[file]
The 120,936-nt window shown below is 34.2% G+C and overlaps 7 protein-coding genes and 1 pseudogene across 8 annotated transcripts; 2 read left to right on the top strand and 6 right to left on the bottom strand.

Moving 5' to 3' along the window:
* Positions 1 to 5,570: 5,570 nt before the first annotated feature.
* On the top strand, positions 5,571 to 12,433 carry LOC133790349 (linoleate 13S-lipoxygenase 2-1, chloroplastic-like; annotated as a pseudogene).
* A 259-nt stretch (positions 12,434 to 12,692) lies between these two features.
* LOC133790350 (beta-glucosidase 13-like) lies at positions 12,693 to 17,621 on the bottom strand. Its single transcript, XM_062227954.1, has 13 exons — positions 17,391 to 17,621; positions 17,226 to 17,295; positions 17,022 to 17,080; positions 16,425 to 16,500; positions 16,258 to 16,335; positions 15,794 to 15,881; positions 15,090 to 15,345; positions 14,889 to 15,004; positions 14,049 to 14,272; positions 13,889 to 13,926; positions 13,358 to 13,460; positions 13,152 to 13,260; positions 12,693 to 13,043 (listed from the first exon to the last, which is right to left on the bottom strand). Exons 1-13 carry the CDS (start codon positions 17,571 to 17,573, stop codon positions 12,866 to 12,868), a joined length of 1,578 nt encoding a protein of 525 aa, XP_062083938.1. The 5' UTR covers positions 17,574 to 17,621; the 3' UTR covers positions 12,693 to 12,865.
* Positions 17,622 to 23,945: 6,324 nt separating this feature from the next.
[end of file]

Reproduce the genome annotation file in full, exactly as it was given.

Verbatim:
The 120,936-nt window shown below is 34.2% G+C and overlaps 7 protein-coding genes and 1 pseudogene across 8 annotated transcripts; 2 read left to right on the top strand and 6 right to left on the bottom strand.

Moving 5' to 3' along the window:
* Positions 1 to 5,570: 5,570 nt before the first annotated feature.
* On the top strand, positions 5,571 to 12,433 carry LOC133790349 (linoleate 13S-lipoxygenase 2-1, chloroplastic-like; annotated as a pseudogene).
* A 259-nt stretch (positions 12,434 to 12,692) lies between these two features.
* LOC133790350 (beta-glucosidase 13-like) lies at positions 12,693 to 17,621 on the bottom strand. Its single transcript, XM_062227954.1, has 13 exons — positions 17,391 to 17,621; positions 17,226 to 17,295; positions 17,022 to 17,080; positions 16,425 to 16,500; positions 16,258 to 16,335; positions 15,794 to 15,881; positions 15,090 to 15,345; positions 14,889 to 15,004; positions 14,049 to 14,272; positions 13,889 to 13,926; positions 13,358 to 13,460; positions 13,152 to 13,260; positions 12,693 to 13,043 (listed from the first exon to the last, which is right to left on the bottom strand). Exons 1-13 carry the CDS (start codon positions 17,571 to 17,573, stop codon positions 12,866 to 12,868), a joined length of 1,578 nt encoding a protein of 525 aa, XP_062083938.1. The 5' UTR covers positions 17,574 to 17,621; the 3' UTR covers positions 12,693 to 12,865.
* Positions 17,622 to 23,945: 6,324 nt separating this feature from the next.